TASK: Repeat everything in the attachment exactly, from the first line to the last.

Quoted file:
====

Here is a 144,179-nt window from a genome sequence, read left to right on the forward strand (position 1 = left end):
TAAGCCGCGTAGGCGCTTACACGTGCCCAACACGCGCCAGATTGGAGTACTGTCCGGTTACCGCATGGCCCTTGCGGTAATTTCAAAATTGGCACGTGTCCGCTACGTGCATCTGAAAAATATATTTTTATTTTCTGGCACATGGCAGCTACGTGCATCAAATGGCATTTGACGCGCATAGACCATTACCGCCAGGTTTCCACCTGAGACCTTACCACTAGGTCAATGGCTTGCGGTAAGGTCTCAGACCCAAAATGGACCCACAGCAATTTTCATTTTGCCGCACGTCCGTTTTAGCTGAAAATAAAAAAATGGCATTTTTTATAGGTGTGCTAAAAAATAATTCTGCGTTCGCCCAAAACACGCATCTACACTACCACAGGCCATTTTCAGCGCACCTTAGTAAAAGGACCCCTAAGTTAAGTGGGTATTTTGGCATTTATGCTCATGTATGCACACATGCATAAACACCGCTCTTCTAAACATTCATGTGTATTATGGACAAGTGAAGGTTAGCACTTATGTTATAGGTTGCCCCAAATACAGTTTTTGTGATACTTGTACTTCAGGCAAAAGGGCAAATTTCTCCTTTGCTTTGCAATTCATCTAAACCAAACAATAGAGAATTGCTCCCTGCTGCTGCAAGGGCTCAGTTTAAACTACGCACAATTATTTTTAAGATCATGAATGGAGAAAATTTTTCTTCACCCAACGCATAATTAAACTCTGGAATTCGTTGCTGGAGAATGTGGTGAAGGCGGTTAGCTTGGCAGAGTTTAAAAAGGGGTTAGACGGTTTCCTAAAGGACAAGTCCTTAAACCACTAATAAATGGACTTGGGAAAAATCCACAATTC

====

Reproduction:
Here is a 144,179-nt window from a genome sequence, read left to right on the forward strand (position 1 = left end):
TAAGCCGCGTAGGCGCTTACACGTGCCCAACACGCGCCAGATTGGAGTACTGTCCGGTTACCGCATGGCCCTTGCGGTAATTTCAAAATTGGCACGTGTCCGCTACGTGCATCTGAAAAATATATTTTTATTTTCTGGCACATGGCAGCTACGTGCATCAAATGGCATTTGACGCGCATAGACCATTACCGCCAGGTTTCCACCTGAGACCTTACCACTAGGTCAATGGCTTGCGGTAAGGTCTCAGACCCAAAATGGACCCACAGCAATTTTCATTTTGCCGCACGTCCGTTTTAGCTGAAAATAAAAAAATGGCATTTTTTATAGGTGTGCTAAAAAATAATTCTGCGTTCGCCCAAAACACGCATCTACACTACCACAGGCCATTTTCAGCGCACCTTAGTAAAAGGACCCCTAAGTTAAGTGGGTATTTTGGCATTTATGCTCATGTATGCACACATGCATAAACACCGCTCTTCTAAACATTCATGTGTATTATGGACAAGTGAAGGTTAGCACTTATGTTATAGGTTGCCCCAAATACAGTTTTTGTGATACTTGTACTTCAGGCAAAAGGGCAAATTTCTCCTTTGCTTTGCAATTCATCTAAACCAAACAATAGAGAATTGCTCCCTGCTGCTGCAAGGGCTCAGTTTAAACTACGCACAATTATTTTTAAGATCATGAATGGAGAAAATTTTTCTTCACCCAACGCATAATTAAACTCTGGAATTCGTTGCTGGAGAATGTGGTGAAGGCGGTTAGCTTGGCAGAGTTTAAAAAGGGGTTAGACGGTTTCCTAAAGGACAAGTCCTTAAACCACTAATAAATGGACTTGGGAAAAATCCACAATTC